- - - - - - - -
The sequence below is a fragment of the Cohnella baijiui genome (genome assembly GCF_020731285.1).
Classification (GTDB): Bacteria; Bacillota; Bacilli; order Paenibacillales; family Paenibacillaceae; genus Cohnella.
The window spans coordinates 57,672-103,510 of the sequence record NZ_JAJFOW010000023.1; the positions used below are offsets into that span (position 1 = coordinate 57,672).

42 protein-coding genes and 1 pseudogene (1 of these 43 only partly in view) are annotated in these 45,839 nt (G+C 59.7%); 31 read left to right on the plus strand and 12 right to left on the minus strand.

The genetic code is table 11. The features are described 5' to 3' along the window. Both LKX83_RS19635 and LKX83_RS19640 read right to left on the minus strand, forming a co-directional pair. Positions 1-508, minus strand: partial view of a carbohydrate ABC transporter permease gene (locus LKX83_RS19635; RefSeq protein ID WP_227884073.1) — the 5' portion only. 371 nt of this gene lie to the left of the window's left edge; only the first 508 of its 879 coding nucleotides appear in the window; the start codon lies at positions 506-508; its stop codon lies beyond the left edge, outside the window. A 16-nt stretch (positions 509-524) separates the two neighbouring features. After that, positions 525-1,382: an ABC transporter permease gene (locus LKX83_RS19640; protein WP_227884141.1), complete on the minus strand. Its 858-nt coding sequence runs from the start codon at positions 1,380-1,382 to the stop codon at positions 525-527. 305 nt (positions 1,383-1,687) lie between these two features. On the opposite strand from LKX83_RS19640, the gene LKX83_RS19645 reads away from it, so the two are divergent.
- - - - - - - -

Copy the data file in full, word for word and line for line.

The sequence below is a fragment of the Cohnella baijiui genome (genome assembly GCF_020731285.1).
Classification (GTDB): Bacteria; Bacillota; Bacilli; order Paenibacillales; family Paenibacillaceae; genus Cohnella.
The window spans coordinates 57,672-103,510 of the sequence record NZ_JAJFOW010000023.1; the positions used below are offsets into that span (position 1 = coordinate 57,672).

42 protein-coding genes and 1 pseudogene (1 of these 43 only partly in view) are annotated in these 45,839 nt (G+C 59.7%); 31 read left to right on the plus strand and 12 right to left on the minus strand.

The genetic code is table 11. The features are described 5' to 3' along the window. Both LKX83_RS19635 and LKX83_RS19640 read right to left on the minus strand, forming a co-directional pair. Positions 1-508, minus strand: partial view of a carbohydrate ABC transporter permease gene (locus LKX83_RS19635; RefSeq protein ID WP_227884073.1) — the 5' portion only. 371 nt of this gene lie to the left of the window's left edge; only the first 508 of its 879 coding nucleotides appear in the window; the start codon lies at positions 506-508; its stop codon lies beyond the left edge, outside the window. A 16-nt stretch (positions 509-524) separates the two neighbouring features. After that, positions 525-1,382: an ABC transporter permease gene (locus LKX83_RS19640; protein WP_227884141.1), complete on the minus strand. Its 858-nt coding sequence runs from the start codon at positions 1,380-1,382 to the stop codon at positions 525-527. 305 nt (positions 1,383-1,687) lie between these two features. On the opposite strand from LKX83_RS19640, the gene LKX83_RS19645 reads away from it, so the two are divergent.